Nelson Mandela, A True Believer in SanctionsRoundup: Historians' Take
tags: South Africa, Nelson Mandela, sanctions
Jonathan Zimmerman teaches history and education at New York University. He is the author of Small Wonder: The Little Red Schoolhouse in History and Memory (Yale University Press).
In 1993, on the eve of black majority rule in South Africa, Time magazine asked Nelson Mandela if economic sanctions helped speed the demise of the country's apartheid system.
"Oh, there is no doubt," Mandela said.
Throughout his 27 years in prison -- and until he became president of South Africa -- Mandela unequivocally supported sanctions as a weapon of global justice. Yet we've heard almost nothing about that legacy amid all the paeans to Mandela, who is being buried Sunday.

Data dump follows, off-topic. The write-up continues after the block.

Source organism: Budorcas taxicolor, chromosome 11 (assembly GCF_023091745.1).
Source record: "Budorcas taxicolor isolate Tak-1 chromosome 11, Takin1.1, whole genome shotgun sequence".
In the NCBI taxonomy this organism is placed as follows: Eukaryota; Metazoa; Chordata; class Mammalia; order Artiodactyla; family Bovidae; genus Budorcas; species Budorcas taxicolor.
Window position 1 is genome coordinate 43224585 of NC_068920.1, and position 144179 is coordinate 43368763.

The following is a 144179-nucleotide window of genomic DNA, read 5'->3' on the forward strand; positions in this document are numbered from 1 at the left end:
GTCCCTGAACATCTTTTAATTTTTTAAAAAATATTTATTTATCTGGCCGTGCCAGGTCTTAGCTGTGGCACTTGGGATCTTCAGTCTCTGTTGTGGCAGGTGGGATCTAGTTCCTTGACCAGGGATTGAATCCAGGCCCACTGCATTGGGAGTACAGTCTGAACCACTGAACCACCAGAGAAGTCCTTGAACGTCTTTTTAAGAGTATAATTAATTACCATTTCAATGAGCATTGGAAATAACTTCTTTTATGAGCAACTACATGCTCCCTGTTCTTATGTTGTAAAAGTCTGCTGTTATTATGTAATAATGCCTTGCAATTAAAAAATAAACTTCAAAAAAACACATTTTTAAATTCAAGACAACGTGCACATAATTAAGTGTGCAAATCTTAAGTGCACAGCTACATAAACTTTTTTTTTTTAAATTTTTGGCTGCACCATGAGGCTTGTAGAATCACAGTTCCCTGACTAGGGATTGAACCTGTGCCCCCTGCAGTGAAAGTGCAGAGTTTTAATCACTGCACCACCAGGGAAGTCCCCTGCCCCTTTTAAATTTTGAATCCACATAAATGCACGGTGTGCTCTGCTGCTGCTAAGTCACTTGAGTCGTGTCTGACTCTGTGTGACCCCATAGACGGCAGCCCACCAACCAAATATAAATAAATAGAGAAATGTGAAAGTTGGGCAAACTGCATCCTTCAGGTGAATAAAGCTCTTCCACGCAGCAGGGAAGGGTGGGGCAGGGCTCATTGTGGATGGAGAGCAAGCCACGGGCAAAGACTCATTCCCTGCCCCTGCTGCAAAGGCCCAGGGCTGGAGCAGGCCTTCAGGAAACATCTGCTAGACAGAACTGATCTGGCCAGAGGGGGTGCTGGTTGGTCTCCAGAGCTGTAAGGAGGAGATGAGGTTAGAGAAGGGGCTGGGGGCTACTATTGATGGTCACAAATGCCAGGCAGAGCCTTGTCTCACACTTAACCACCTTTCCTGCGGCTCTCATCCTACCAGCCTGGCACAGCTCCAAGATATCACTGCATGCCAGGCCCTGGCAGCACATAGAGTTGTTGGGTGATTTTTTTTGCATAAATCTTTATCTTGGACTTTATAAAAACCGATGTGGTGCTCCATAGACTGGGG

That reflects our cynicism about sanctions. From Iran and Syria to Cuba and North Korea, the conventional wisdom goes, American and international sanctions haven't necessarily accomplished their goals....
comments powered by Disqus
- German Vice Chancellor Condemns Populist's Holocaust Remarks
- Arizona scuttles bill that took aim at whiteness studies
- Maine governor offers John Lewis an erroneous history lesson
- How Trump's Inauguration Compares to Inaugurations Past
- The Fake News Pioneer of Ringling Bros. and Barnum & Bailey Circus
- Jack Rakove tells League of Women Voters Electoral College needs to be abolished
- Juan Cole says Chelsea Manning’s leaks contributed to the revolution in Tunisia
- Bacevich and Mearsheimer on Obama’s Legacy
- Where Historians Work: An Interactive Database of History PhD Career Outcomes
- GW history department targeted by conservative media after curriculum change was announced